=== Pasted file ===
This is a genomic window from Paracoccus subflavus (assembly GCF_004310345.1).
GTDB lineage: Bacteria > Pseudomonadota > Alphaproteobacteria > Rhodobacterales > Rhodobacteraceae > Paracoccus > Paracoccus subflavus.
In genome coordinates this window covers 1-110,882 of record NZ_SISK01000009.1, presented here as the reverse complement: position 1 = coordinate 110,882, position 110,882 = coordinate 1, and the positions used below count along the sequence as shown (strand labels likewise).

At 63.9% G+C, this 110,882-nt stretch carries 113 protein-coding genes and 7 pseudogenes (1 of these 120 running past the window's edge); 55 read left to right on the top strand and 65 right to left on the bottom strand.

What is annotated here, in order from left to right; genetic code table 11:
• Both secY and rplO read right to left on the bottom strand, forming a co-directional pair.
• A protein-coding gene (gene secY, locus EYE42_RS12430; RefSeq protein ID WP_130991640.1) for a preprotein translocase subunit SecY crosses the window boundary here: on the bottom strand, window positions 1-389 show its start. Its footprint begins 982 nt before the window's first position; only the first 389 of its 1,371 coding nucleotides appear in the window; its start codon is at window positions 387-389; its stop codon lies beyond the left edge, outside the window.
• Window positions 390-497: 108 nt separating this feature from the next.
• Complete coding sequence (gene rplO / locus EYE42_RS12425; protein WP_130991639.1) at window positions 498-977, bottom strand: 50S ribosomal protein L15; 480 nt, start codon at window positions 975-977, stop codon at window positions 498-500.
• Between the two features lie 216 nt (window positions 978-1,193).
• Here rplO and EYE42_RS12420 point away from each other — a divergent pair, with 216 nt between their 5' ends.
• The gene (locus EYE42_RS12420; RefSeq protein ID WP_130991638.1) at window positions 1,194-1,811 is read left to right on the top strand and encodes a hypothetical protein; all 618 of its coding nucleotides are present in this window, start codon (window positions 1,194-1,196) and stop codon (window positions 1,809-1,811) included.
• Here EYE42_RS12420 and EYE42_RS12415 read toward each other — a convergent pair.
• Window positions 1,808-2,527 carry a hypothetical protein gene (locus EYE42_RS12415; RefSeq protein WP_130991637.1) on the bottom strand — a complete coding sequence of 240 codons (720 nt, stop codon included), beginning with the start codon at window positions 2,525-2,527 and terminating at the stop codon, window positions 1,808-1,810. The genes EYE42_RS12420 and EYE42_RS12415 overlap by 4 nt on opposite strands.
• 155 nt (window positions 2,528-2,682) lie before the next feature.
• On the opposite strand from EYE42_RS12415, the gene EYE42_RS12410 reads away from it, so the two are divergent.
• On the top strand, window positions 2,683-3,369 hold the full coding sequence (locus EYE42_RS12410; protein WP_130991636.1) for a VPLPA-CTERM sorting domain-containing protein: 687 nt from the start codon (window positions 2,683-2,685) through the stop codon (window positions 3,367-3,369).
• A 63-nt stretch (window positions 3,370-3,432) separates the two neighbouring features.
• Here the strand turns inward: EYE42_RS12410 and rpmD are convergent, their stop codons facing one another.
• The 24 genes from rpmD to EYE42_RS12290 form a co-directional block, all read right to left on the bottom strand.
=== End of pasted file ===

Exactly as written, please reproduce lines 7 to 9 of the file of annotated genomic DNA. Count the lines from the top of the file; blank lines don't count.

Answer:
• A protein-coding gene (gene secY, locus EYE42_RS12430; RefSeq protein ID WP_130991640.1) for a preprotein translocase subunit SecY crosses the window boundary here: on the bottom strand, window positions 1-389 show its start. Its footprint begins 982 nt before the window's first position; only the first 389 of its 1,371 coding nucleotides appear in the window; its start codon is at window positions 387-389; its stop codon lies beyond the left edge, outside the window.
• Window positions 390-497: 108 nt separating this feature from the next.
• Complete coding sequence (gene rplO / locus EYE42_RS12425; protein WP_130991639.1) at window positions 498-977, bottom strand: 50S ribosomal protein L15; 480 nt, start codon at window positions 975-977, stop codon at window positions 498-500.